roughly 3,700 bees ask:

why does sableye have stall? it was already one of the absolute weakest pokemon in the game prior to prankster or its mega, it was introduced a generation after sableye itself was made, it’s on nothing else, and as far as i can tell there’s no flavour reason for it, so why?

I suppose it could be a joke ability – something that intentionally made Sableye worse than it already was in generation III – but that seems unlikely; Sableye was bad all right (and believe me, I know; one of my partners on my first playthrough of Sapphire back in the day was a Sableye), but not comically so.  I think it has to be a flavour reason, right?  Because nothing else makes any damn sense; Stall is too weak an ability to have been intended as any kind of buff to Sableye.  We’re told that Sableye (a lot like Wobbuffet) are reclusive Pokémon that spend most of their lives in darkness.  When attacked, their instinct is to keep to the shadows, to hide and try to avoid combat.  That instinct can be overpowering even in a serious fight, to the point that, in most exchanges, they will hang back and wait for their opponents to attack first.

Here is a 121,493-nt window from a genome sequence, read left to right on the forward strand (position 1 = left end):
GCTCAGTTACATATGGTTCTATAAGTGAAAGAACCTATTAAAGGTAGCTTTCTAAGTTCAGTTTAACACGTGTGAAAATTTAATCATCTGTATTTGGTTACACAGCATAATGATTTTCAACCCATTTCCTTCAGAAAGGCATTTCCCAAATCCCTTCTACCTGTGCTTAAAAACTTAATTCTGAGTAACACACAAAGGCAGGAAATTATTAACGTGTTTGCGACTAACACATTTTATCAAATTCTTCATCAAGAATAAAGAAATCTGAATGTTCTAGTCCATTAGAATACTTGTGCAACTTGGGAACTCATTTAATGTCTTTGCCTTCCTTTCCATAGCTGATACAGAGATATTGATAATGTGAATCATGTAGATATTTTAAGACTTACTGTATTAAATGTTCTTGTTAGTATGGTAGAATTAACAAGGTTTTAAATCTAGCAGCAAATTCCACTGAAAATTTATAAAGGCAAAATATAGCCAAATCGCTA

Anonymous Nobody asks:

I am sorry but reading your last answer to Ty and seeing the part where you said “unless Mewtwo is somehow half human, which I don’t think is what anyone ever intended to imply”… well, that is actually the case in Pokémon Aeventures manga at least in which Blainehad to use some of his own cellsto create Mewtwo as they did not have enough Mew cells. I am just curious to know what you think about that.

Well, Pokémon Adventures does tend to have a lot of independence and I don’t think it necessarily says much of anything about the “intent” of writers working on the games or anime.  I suppose more than anything I think it’s a little encouraging that I’m not the only person who played the games and thought “you know what would be a plausible explanation for Mewtwo’s background?  Human DNA.”

hugh_donnetono asks:

Why do you (and so many other people) tend to refer to pokemon as if each entire species is one, individual being? We had a bit of a conversation about this in the Comfey comment section, but I didn’t phrase my question well and it ended up getting lost.